We were headed to the Bruce Springsteen concert last Friday and were talking about music styles.  After having problems describing the style of a band, someone said “Maybe that’s their problem, they don’t have a style.  I guess you have to at least be something before people start to notice you.”

Good marketing advice, actually.  BE. SOMETHING!  This marketing consultant translates that into: be easy for people to understand; have a niche.  Don’t be in the “muddy middle.” 

Whether you’re a band, restaurant, lawyer or manufacturer, be something that’s easy for people to categorize.  Cheap Italian food.  Small business marketing consultant.  High-end landscape contractor with great designs.  Cheap, fast printer.

What are you?  If you start your answer with “Um. . .” or it takes you a paragraph to explain you need to do some thinking, and maybe some work, focusing your image (brand, for those who must).

You want to avoid the muddy middle at all costs.  Why: people tend to make snap judgements about companies as a defense against the avalanche of marketing messages thrown at them; if it isn’t easy to do that, if they can’t quickly sort you into a category, you fade away.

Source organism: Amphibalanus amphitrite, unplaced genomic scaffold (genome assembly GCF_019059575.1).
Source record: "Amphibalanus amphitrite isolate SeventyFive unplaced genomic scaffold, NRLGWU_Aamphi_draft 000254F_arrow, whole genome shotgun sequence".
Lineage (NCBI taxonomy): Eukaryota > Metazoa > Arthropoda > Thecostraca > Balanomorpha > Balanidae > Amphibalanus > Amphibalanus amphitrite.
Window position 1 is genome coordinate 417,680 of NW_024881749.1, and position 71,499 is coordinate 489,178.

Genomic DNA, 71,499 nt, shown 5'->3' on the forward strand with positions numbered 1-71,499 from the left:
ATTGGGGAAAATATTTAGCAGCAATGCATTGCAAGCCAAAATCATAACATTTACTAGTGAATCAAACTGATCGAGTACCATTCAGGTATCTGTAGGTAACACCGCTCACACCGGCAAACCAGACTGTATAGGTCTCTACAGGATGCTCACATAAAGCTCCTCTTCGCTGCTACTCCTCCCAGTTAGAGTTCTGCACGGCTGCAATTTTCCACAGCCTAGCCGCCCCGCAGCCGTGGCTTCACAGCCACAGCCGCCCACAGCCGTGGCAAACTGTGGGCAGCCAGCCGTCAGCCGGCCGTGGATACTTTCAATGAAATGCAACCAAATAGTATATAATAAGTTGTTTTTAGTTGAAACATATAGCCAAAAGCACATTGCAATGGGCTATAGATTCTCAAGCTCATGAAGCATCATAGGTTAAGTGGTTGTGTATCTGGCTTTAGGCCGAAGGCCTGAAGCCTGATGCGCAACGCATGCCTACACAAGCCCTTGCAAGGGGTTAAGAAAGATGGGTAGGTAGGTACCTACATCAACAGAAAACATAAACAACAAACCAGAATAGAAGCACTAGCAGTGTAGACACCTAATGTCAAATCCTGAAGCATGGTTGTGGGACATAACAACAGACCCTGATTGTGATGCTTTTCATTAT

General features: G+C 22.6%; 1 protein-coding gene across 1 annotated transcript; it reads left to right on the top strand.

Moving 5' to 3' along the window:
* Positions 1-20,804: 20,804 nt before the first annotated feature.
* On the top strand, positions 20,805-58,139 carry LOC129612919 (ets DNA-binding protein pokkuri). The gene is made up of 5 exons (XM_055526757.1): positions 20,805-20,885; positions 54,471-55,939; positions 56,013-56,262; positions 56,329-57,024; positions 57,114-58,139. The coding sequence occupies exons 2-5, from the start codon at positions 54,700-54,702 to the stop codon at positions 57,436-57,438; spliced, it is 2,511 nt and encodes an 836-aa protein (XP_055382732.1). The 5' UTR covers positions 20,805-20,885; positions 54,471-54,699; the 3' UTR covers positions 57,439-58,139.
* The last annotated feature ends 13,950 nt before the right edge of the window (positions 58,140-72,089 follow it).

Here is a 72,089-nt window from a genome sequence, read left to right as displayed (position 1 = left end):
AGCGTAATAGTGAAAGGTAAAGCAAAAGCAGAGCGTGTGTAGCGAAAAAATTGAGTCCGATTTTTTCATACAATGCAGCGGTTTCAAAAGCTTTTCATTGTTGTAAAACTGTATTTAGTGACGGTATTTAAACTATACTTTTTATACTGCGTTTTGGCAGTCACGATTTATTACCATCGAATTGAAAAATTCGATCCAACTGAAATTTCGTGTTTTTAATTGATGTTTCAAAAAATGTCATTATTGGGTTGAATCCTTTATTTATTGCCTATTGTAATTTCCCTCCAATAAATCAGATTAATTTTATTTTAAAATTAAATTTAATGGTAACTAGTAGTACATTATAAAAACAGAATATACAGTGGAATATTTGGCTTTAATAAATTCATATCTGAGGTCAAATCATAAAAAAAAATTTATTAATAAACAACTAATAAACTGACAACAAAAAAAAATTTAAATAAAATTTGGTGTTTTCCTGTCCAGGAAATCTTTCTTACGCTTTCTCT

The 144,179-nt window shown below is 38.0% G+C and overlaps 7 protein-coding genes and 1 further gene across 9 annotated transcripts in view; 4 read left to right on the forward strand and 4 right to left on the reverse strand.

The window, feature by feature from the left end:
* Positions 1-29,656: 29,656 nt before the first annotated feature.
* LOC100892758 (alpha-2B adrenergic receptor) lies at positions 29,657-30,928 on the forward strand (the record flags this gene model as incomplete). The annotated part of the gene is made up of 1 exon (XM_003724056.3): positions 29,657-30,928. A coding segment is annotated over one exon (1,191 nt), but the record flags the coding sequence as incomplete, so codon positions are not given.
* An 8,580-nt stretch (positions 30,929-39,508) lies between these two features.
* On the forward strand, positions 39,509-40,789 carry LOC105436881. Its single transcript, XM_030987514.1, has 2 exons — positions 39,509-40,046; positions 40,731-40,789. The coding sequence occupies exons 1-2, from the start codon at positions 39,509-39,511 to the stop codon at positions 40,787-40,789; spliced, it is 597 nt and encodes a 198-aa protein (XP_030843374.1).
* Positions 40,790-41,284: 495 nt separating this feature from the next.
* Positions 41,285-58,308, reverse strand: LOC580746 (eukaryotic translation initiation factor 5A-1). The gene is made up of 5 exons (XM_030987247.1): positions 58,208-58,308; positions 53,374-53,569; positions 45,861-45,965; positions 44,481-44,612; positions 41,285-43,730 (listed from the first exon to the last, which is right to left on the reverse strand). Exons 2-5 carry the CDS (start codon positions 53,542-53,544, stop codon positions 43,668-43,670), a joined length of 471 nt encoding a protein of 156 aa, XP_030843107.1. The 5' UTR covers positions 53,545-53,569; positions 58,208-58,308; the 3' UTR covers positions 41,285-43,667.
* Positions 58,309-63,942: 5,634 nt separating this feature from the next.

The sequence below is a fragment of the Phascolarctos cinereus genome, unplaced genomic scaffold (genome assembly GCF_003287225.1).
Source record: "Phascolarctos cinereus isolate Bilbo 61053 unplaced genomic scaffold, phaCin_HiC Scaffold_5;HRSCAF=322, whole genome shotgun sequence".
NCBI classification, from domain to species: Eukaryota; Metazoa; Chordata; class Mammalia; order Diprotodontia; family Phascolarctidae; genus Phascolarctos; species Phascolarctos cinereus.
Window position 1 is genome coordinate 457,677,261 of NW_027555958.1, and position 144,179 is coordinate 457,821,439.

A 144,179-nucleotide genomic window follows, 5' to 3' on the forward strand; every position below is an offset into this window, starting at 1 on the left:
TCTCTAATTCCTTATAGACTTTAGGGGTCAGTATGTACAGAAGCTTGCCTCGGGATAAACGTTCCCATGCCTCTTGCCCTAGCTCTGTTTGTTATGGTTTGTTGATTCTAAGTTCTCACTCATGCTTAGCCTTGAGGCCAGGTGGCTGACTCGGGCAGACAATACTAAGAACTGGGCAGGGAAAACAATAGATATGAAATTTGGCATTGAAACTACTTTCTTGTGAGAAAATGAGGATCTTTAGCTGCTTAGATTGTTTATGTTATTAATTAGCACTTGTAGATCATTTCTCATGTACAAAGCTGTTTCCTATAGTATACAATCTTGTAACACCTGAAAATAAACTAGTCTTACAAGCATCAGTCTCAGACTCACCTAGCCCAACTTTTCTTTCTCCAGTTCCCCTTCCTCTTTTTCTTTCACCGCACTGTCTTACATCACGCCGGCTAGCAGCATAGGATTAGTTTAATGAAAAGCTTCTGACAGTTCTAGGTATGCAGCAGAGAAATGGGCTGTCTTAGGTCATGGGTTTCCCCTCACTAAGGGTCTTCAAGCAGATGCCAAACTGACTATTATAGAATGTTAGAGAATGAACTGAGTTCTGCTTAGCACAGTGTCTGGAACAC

Can you name another MP3 player other than the iPod?  The number two MP3 player: Zune.  Think about your suppliers, the companies you buy from.  You probably can name a few in each category.  Why?  I’ll guess because they have a distinct “place” in their industry: biggest, innovative, best customer service, whatever.  All the rest?  You aren’t sure, are you?!  They’re in the muddy middle.

Think about your industry.  Describe your competitors and where you fall.  Do you have a distinct place, a niche?  Better yet, ask your customers.  Can they describe you in relation to your competitors?  If not, you have some work to do.